Cattle were primarily a measure or symbol of wealth in biblical times. They were both familiar and significant, good characteristics for symbolic use. Among his livestock, the wealthy Job had a thousand oxen (Job 1:3). Cattle not only provided meat, milk, leather, and other by-products, they were the main animal workforce in ancient agricultural societies. Oxen (castrated bulls) pulled plows as well as wagons.
The size and strength of bulls made them ready symbols of power and virility (Deu 33:17; Ps 22:12; 68:30; 92:10; Isa 66:3). They are naturally aggressive and difficult to domesticate. They were admired in ancient cultures to the point of being revered as gods. Sacrificing them would underscore their less-then-divine status and make them a valued offering to God as substitutes for humans.
Bulls were necessary for breeding purpose, but one bull was sufficient for several dozen cows. Significant numbers of bulls were also raised for sacrificial uses. Bulls are mentioned in connection with general sacrifices in which a “perfect animal” was not required (Lev 22:23). Gideon was instructed to offer a seven-year-old bull as a protest sacrifice on the wrecked altar of Baal using the chopped-down wooden symbol of Asherah as fuel (Judg 6:25-32). When Hannah delivered young Samuel to Eli at the tabernacle in Shiloh she included a three-year-old bull that was sacrificed on the occasion (1 Sam 1:24-28).
Calves present a strong contrast of symbols in Scripture. The golden calf created by Aaron in the wilderness that was worshiped by the people was the poster image for idolatry. Aaron mistakenly thought this idol could represent the God who led his people out of Egypt; instead this episode stand as a lesson of how easily we can turn from the glory of the invisible Creator and worship created things that cannot begin to meet the need we have for God. The lasting memory of this event was captured in Psalm 106:19-23, though the lesson it should have taught the people remained unlearned.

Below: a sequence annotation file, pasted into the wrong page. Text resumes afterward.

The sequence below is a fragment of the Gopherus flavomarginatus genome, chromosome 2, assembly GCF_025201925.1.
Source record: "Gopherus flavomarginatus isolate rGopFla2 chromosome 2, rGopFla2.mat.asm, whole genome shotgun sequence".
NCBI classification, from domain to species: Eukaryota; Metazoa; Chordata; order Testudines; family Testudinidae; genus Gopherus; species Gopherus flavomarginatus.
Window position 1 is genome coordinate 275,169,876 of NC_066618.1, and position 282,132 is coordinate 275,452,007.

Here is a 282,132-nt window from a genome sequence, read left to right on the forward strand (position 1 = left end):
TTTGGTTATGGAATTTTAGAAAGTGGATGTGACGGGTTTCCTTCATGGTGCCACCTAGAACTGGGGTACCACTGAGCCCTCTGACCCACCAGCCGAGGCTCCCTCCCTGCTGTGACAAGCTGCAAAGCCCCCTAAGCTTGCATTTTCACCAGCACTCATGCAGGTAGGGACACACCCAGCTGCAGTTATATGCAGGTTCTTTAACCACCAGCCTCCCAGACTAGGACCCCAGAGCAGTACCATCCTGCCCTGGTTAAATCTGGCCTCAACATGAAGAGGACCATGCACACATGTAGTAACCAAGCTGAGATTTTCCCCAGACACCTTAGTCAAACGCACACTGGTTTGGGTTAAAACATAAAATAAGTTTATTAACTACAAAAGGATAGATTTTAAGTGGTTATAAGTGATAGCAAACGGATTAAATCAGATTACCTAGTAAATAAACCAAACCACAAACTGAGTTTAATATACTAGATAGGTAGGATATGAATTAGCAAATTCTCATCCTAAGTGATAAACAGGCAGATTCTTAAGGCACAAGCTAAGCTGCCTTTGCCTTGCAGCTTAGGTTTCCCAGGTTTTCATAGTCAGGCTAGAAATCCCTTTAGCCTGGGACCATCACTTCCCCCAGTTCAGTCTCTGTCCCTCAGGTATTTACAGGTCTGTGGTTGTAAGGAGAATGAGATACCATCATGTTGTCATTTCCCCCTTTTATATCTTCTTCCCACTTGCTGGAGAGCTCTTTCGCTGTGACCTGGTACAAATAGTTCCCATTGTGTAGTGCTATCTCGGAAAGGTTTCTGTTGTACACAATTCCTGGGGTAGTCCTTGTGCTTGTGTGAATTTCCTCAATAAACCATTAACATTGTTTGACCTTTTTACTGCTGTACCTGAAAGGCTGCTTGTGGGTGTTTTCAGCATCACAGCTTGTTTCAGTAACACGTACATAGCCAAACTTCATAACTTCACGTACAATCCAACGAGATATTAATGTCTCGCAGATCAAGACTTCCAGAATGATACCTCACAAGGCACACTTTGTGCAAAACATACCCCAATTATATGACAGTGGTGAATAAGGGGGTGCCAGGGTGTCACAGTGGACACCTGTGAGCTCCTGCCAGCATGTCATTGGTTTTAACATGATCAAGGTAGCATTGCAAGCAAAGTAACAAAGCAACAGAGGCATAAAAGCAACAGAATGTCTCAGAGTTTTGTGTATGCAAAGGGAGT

The incident has a close parallel in 1 Kings 12:28 when jeroboam (who, ironically, had recently returned from exile in Egypt) also created golden calves, telling the people, “Israel, here are your gods who brought you out of Egypt.” First Samuel 6 has an interesting mention of calves in a sign that was given after the Philistines had captured the ark of the covenant and discovered defeating Israel was one thing, but defeating the God of Israel was another matter entirely. The return of the ark was arranged by separating two cows from their recently born calves and hitching them to a cart bearing God’s ark. If the cows behaved against their natural inclination to seek out their calves and instead pulled the cart back to Israel, that action would be a sign of God’s intervention.
But the calf can also be a positive metaphor. Jesus included the picture of the fatted calf in his parable of the prodigal son whose father is so overjoyed by his return that the calf is prepared for the welcome-home banquet. It becomes for the community a symbol of joy, forgiveness, and welcome (Luke 15:11-32). The fact that the calf was already fattened reminds us that the father was anticipating and hopeful of his son’s return.
This also speaks to the willingness to forgive, the expectation of a joyful reunion worth celebrating, and a prepared welcome long before the guest of honor shows up. The chapter begins with Jesus under attack for his compassionate treatment of society’s undesirables: “This man welcomes sinners and eats with them” (Luke 15:2). By the end of the chapter, Jesus has made the case that his purpose in eating with sinners has to do with inviting them to join him in the great feast where the Father will prepare the fatted calf for all his prodigal children.